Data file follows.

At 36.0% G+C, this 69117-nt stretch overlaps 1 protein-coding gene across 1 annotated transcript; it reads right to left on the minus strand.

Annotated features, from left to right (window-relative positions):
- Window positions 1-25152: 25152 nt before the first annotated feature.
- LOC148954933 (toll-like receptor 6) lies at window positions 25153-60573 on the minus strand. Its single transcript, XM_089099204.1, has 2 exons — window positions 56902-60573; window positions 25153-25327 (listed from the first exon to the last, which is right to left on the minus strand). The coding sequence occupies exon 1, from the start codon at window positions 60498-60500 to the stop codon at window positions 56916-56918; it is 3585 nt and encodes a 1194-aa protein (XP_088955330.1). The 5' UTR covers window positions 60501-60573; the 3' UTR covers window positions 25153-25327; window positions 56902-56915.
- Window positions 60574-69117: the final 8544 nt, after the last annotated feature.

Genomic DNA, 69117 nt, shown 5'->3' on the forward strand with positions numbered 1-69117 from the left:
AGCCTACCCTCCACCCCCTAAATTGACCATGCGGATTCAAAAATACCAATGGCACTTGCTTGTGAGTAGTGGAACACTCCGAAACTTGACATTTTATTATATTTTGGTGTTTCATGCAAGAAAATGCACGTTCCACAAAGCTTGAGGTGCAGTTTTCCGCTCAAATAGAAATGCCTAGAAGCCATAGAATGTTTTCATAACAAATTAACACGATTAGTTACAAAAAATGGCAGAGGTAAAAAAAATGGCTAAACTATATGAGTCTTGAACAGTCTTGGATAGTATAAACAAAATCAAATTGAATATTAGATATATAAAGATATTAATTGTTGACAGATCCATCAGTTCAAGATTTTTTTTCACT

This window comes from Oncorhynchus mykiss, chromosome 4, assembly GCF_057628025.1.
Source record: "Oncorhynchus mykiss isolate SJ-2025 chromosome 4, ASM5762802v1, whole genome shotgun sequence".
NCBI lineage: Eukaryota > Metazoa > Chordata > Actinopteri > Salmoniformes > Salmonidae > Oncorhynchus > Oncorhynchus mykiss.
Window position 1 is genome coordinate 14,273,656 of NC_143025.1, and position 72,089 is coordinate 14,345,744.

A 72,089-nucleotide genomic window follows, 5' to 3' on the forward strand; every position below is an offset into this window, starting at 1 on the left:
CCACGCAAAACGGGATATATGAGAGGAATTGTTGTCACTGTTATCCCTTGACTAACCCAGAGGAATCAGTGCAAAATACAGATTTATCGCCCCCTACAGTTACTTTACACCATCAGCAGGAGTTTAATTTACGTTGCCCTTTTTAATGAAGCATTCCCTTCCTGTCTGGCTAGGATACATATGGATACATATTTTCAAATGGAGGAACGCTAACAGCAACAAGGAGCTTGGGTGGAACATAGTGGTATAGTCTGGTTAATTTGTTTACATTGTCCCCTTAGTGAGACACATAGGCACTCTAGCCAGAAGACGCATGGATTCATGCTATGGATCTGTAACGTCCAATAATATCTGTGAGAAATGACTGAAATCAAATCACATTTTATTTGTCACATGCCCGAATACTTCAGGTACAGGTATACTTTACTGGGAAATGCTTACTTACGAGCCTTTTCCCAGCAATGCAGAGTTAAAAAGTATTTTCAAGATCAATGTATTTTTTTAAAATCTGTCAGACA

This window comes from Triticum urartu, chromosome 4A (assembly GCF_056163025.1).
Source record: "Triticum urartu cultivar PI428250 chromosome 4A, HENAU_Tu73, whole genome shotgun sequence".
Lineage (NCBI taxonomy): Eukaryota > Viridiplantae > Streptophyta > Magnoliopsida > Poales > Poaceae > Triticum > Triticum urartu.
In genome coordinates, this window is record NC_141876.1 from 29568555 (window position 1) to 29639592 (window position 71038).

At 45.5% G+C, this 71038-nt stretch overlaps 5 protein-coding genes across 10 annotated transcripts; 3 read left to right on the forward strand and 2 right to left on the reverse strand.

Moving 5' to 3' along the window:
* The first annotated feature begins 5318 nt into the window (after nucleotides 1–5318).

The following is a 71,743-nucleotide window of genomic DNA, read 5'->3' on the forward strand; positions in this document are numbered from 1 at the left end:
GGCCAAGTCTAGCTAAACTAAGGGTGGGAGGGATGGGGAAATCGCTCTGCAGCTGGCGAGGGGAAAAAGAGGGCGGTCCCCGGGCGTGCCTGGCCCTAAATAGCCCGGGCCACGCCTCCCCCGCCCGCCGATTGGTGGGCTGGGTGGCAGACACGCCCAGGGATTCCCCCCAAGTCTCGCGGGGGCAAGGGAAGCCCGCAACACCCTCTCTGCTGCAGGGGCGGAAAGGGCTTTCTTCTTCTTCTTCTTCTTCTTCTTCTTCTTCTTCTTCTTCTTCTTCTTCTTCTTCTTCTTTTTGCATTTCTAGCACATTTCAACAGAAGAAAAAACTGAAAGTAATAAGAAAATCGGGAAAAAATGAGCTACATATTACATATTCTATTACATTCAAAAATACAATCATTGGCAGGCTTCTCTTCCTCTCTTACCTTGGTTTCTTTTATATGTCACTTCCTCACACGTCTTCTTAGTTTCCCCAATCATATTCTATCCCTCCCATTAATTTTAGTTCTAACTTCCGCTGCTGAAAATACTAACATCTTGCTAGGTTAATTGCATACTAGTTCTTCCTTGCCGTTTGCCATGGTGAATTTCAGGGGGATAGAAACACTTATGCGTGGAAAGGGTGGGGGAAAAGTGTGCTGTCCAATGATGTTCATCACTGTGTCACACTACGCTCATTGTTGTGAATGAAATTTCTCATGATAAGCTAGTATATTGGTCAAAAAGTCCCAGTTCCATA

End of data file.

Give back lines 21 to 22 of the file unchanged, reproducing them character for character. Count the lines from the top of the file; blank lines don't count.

The following is a 71,743-nucleotide window of genomic DNA, read 5'->3' on the forward strand; positions in this document are numbered from 1 at the left end:
GGCCAAGTCTAGCTAAACTAAGGGTGGGAGGGATGGGGAAATCGCTCTGCAGCTGGCGAGGGGAAAAAGAGGGCGGTCCCCGGGCGTGCCTGGCCCTAAATAGCCCGGGCCACGCCTCCCCCGCCCGCCGATTGGTGGGCTGGGTGGCAGACACGCCCAGGGATTCCCCCCAAGTCTCGCGGGGGCAAGGGAAGCCCGCAACACCCTCTCTGCTGCAGGGGCGGAAAGGGCTTTCTTCTTCTTCTTCTTCTTCTTCTTCTTCTTCTTCTTCTTCTTCTTCTTCTTCTTCTTCTTTTTGCATTTCTAGCACATTTCAACAGAAGAAAAAACTGAAAGTAATAAGAAAATCGGGAAAAAATGAGCTACATATTACATATTCTATTACATTCAAAAATACAATCATTGGCAGGCTTCTCTTCCTCTCTTACCTTGGTTTCTTTTATATGTCACTTCCTCACACGTCTTCTTAGTTTCCCCAATCATATTCTATCCCTCCCATTAATTTTAGTTCTAACTTCCGCTGCTGAAAATACTAACATCTTGCTAGGTTAATTGCATACTAGTTCTTCCTTGCCGTTTGCCATGGTGAATTTCAGGGGGATAGAAACACTTATGCGTGGAAAGGGTGGGGGAAAAGTGTGCTGTCCAATGATGTTCATCACTGTGTCACACTACGCTCATTGTTGTGAATGAAATTTCTCATGATAAGCTAGTATATTGGTCAAAAAGTCCCAGTTCCATA